A plan to use Premier League cash to help lower league football clubs stay afloat during the coronavirus crisis could be finalised this week, the Culture Secretary said today.
Oliver Dowden said the Premier League ‘needs to start by looking after the football family as a whole’ and that it is having ‘productive conversations’ with the English Football League about how it can help.
Mr Dowden said he is ‘hopeful’ that the two sides will ‘reach a deal this coming week’ on how the top division can help smaller teams to survive.
It comes after the governing bodies of a range of sports hit out at Boris Johnson after the Government announced last week it was scrapping plans to bring back some spectators to sports venues from October 1.
Culture Secretary Oliver Dowden today urged the Premier League to ‘step up to the plate’ and help EFL clubs survive the coronavirus crisis
A surge in coronavirus cases prompted the Government to pause the planned return of socially distanced crowds.
The Premier League is expected to meet on Tuesday to discuss the way forward now that the Government has effectively ruled out any fans attending matches until March.
The EFL says its 72 clubs stand to lose £200million this season without crowds, having already lost £50m last season.
There are growing fears that without crowds some lower league clubs will disappear.
Mr Dowden told the BBC’s Andrew Marr Show: ‘First of all we need to look to the Premier League.
‘I’ve been in touch with the Premier League a lot over the past few days, they’re working closely with the EFL to see how they can support them.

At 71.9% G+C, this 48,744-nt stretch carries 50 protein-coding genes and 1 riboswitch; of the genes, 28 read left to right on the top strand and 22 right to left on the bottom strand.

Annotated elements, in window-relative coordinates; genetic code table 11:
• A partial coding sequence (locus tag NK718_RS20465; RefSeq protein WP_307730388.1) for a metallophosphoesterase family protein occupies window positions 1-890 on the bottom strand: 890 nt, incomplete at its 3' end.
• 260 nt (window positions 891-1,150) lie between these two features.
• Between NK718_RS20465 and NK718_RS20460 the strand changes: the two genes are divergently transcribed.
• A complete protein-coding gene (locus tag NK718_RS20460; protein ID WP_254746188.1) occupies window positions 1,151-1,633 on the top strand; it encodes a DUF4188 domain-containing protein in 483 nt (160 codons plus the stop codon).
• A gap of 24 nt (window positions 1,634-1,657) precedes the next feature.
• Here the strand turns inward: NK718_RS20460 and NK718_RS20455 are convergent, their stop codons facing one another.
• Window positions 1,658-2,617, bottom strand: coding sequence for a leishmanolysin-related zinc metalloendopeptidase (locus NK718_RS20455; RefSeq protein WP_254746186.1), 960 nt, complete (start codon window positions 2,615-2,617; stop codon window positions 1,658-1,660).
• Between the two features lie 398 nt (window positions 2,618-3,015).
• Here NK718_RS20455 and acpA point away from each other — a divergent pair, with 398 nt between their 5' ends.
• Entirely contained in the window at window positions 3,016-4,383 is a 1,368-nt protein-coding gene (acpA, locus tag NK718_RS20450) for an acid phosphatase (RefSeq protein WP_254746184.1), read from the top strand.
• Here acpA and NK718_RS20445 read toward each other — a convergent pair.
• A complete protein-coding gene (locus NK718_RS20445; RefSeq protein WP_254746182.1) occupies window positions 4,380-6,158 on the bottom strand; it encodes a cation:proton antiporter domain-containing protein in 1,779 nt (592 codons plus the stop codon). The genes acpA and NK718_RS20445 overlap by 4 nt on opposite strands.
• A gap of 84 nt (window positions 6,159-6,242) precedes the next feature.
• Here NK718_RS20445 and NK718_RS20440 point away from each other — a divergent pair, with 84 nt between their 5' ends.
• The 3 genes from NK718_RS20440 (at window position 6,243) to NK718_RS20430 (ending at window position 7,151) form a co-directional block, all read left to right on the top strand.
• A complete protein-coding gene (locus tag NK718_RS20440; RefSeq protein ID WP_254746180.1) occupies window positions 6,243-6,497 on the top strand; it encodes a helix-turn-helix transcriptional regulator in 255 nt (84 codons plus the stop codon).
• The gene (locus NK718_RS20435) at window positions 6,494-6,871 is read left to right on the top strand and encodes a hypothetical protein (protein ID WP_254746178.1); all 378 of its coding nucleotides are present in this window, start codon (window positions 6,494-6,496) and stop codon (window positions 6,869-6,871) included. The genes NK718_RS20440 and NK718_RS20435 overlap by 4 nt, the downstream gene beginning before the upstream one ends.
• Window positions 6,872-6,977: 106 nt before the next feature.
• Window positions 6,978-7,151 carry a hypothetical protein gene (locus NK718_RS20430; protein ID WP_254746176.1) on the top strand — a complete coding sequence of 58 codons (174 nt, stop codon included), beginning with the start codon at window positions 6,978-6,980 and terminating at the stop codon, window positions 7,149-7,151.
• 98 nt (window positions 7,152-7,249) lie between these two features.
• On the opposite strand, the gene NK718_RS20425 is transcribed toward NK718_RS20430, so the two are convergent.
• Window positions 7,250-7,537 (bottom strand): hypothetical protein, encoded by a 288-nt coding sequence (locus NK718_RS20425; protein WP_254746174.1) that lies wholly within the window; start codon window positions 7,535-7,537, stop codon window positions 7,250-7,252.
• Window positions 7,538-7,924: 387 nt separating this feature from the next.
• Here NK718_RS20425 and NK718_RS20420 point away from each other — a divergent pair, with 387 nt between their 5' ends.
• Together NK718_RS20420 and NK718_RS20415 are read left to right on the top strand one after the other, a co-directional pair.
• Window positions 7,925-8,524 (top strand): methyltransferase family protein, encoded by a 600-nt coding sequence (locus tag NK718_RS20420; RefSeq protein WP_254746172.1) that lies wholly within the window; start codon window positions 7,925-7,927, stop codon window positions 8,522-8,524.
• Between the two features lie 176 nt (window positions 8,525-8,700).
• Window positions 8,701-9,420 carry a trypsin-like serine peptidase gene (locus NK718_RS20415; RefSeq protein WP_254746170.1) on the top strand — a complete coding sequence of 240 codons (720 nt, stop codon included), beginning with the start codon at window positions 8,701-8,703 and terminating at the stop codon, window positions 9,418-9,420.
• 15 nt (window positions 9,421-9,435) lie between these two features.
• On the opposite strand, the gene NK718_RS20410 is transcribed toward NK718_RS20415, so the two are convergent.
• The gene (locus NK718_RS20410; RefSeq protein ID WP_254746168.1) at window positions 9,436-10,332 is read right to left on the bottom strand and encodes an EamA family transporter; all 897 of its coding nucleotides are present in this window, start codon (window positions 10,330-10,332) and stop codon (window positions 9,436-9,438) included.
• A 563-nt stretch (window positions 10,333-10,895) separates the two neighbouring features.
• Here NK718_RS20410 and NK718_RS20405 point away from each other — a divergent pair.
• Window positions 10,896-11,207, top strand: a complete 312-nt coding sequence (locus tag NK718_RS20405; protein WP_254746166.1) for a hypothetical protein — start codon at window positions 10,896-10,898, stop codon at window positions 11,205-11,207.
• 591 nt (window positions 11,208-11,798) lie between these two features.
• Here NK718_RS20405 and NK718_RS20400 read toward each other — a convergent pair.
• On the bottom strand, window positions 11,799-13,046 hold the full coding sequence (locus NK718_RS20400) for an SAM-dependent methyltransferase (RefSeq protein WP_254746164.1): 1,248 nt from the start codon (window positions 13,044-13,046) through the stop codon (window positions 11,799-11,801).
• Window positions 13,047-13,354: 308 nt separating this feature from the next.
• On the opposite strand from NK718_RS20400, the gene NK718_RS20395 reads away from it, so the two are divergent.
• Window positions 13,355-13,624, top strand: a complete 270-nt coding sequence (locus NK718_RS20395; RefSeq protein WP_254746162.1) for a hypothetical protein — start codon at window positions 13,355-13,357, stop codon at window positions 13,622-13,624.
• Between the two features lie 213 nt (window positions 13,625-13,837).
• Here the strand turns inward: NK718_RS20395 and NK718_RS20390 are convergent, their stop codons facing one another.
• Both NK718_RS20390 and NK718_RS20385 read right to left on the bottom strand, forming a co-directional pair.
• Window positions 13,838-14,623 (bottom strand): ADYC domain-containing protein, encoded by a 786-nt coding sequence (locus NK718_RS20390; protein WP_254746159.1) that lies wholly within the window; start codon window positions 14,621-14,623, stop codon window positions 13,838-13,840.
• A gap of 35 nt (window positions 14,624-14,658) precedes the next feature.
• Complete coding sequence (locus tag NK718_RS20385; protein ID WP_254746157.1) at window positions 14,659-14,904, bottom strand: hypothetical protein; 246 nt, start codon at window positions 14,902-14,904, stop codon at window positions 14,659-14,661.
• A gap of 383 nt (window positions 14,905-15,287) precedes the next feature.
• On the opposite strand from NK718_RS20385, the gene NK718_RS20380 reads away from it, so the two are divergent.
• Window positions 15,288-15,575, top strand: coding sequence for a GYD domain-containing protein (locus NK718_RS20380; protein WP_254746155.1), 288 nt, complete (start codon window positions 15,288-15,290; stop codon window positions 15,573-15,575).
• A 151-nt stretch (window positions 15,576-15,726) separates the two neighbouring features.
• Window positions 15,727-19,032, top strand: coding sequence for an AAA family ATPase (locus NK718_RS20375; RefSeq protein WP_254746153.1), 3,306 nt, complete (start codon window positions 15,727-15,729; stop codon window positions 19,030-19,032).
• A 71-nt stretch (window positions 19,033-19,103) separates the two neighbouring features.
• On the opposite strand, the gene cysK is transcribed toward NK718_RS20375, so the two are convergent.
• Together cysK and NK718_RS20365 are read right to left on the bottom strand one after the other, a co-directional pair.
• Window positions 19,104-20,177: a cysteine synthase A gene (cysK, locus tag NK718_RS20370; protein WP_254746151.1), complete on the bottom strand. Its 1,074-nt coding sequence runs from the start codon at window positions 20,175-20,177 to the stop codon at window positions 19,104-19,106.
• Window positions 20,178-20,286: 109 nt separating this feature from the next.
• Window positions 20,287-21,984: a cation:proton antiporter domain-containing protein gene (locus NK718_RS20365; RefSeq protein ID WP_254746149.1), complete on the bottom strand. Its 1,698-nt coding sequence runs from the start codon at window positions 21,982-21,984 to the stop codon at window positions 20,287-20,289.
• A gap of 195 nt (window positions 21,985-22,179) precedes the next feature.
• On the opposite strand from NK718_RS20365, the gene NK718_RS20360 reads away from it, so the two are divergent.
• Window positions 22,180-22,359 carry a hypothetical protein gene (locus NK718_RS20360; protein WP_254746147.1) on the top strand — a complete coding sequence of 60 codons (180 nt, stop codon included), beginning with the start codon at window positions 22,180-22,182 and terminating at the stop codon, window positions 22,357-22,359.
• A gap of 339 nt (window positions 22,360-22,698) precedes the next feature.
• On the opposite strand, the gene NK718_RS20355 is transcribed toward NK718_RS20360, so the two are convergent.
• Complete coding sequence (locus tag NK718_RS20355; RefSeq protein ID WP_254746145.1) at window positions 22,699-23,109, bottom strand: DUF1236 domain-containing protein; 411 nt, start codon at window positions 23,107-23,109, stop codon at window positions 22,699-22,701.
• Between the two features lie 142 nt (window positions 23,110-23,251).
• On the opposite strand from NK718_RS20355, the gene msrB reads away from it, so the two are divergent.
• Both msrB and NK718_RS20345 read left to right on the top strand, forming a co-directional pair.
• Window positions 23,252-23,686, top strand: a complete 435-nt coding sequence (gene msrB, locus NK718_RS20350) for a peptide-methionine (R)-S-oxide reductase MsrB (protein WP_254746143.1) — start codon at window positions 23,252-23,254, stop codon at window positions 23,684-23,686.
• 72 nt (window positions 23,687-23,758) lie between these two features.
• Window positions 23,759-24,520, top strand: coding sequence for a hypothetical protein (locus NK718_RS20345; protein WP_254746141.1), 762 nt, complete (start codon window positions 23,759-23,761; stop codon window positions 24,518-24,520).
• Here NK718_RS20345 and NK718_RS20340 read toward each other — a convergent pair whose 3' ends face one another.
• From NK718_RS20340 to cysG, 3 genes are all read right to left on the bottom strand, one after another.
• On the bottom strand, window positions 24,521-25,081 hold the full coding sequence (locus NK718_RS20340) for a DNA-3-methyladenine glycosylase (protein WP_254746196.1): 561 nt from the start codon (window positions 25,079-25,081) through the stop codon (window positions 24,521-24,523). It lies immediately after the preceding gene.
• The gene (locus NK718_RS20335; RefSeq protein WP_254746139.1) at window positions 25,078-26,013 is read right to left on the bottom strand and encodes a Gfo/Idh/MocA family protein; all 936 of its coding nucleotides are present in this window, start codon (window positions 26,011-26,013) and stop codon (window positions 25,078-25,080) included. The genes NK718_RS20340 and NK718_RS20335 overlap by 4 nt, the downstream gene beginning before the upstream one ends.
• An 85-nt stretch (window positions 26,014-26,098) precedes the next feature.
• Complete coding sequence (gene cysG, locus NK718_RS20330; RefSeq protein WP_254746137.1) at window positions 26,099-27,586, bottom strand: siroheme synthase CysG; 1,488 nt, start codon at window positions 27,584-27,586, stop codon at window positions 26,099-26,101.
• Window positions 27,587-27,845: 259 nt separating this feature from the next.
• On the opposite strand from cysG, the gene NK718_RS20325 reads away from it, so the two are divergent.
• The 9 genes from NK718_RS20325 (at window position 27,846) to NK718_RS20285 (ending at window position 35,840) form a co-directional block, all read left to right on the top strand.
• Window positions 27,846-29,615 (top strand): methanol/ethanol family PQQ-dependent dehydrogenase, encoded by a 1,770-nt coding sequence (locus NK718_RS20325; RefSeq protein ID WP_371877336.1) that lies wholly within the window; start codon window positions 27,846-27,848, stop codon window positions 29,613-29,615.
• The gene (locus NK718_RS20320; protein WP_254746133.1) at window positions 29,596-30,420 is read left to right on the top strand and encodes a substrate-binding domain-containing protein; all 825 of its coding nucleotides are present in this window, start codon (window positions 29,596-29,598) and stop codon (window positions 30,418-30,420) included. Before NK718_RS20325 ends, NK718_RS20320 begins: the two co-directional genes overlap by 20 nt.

‘The Prime Minister and I have been clear, the Premier League needs to start by looking after the football family as a whole and indeed they’re having productive conversations and I’m hopeful that they’ll reach a deal this coming week in relation to that.’
The Culture Secretary had earlier told Sky News that ‘nobody could be more disappointed than me’ about the decision not to allow fans to return to stadiums at the start of next month.
‘But I think most people would agree, against this backdrop of rapidly rising cases, now is not the time to do it,’ he said.
‘In terms of our response now, we have said we stand ready to support clubs. They are such an important part of local community and they were there, at the height of the crisis, they had our backs and now it’s time for the government to have their backs but the first thing we need to look to is the Premier League.’
The Government has scrapped plans to bring back crowds to sports venues from October 1. Socially distanced fans are pictured taking part in a pilot during a match between Brighton and Chelsea on August 29
Mr Dowden said he hoped the Premier League will ‘step up to the plate’.
Asked if crowds would return by the end of the season, Mr Dowden replied: ‘I would desperately love that to happen and we keep the situation under constant review.
‘We are also investigating the use of new technology, working with the clubs who have done a fantastic job until now.
‘If it’s all possible of course I would like it to happen, but, in this rapidly moving situation with the virus, we just need to exercise a little bit of caution which is what we’ve done in relation to October 1.’